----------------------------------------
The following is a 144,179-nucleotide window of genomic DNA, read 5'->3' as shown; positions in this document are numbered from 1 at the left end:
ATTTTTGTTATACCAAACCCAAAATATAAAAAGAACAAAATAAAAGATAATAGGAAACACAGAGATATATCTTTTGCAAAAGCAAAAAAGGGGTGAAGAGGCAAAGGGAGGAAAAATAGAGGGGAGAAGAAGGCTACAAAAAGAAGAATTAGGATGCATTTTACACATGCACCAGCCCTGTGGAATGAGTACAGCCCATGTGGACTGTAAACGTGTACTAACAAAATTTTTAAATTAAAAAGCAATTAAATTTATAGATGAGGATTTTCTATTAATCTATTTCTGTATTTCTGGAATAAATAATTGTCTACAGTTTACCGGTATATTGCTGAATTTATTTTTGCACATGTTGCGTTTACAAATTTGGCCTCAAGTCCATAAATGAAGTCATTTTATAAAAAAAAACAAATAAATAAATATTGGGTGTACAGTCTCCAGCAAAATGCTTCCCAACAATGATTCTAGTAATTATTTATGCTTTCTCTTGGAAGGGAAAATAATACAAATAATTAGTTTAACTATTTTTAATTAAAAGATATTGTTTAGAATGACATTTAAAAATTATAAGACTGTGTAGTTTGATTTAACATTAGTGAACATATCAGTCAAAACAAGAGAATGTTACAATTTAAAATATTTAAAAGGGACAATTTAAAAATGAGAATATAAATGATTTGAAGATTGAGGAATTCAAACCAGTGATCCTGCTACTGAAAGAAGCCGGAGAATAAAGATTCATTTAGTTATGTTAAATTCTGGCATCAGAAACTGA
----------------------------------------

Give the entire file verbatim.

The following is a 144,179-nucleotide window of genomic DNA, read 5'->3' as shown; positions in this document are numbered from 1 at the left end:
ATTTTTGTTATACCAAACCCAAAATATAAAAAGAACAAAATAAAAGATAATAGGAAACACAGAGATATATCTTTTGCAAAAGCAAAAAAGGGGTGAAGAGGCAAAGGGAGGAAAAATAGAGGGGAGAAGAAGGCTACAAAAAGAAGAATTAGGATGCATTTTACACATGCACCAGCCCTGTGGAATGAGTACAGCCCATGTGGACTGTAAACGTGTACTAACAAAATTTTTAAATTAAAAAGCAATTAAATTTATAGATGAGGATTTTCTATTAATCTATTTCTGTATTTCTGGAATAAATAATTGTCTACAGTTTACCGGTATATTGCTGAATTTATTTTTGCACATGTTGCGTTTACAAATTTGGCCTCAAGTCCATAAATGAAGTCATTTTATAAAAAAAAACAAATAAATAAATATTGGGTGTACAGTCTCCAGCAAAATGCTTCCCAACAATGATTCTAGTAATTATTTATGCTTTCTCTTGGAAGGGAAAATAATACAAATAATTAGTTTAACTATTTTTAATTAAAAGATATTGTTTAGAATGACATTTAAAAATTATAAGACTGTGTAGTTTGATTTAACATTAGTGAACATATCAGTCAAAACAAGAGAATGTTACAATTTAAAATATTTAAAAGGGACAATTTAAAAATGAGAATATAAATGATTTGAAGATTGAGGAATTCAAACCAGTGATCCTGCTACTGAAAGAAGCCGGAGAATAAAGATTCATTTAGTTATGTTAAATTCTGGCATCAGAAACTGA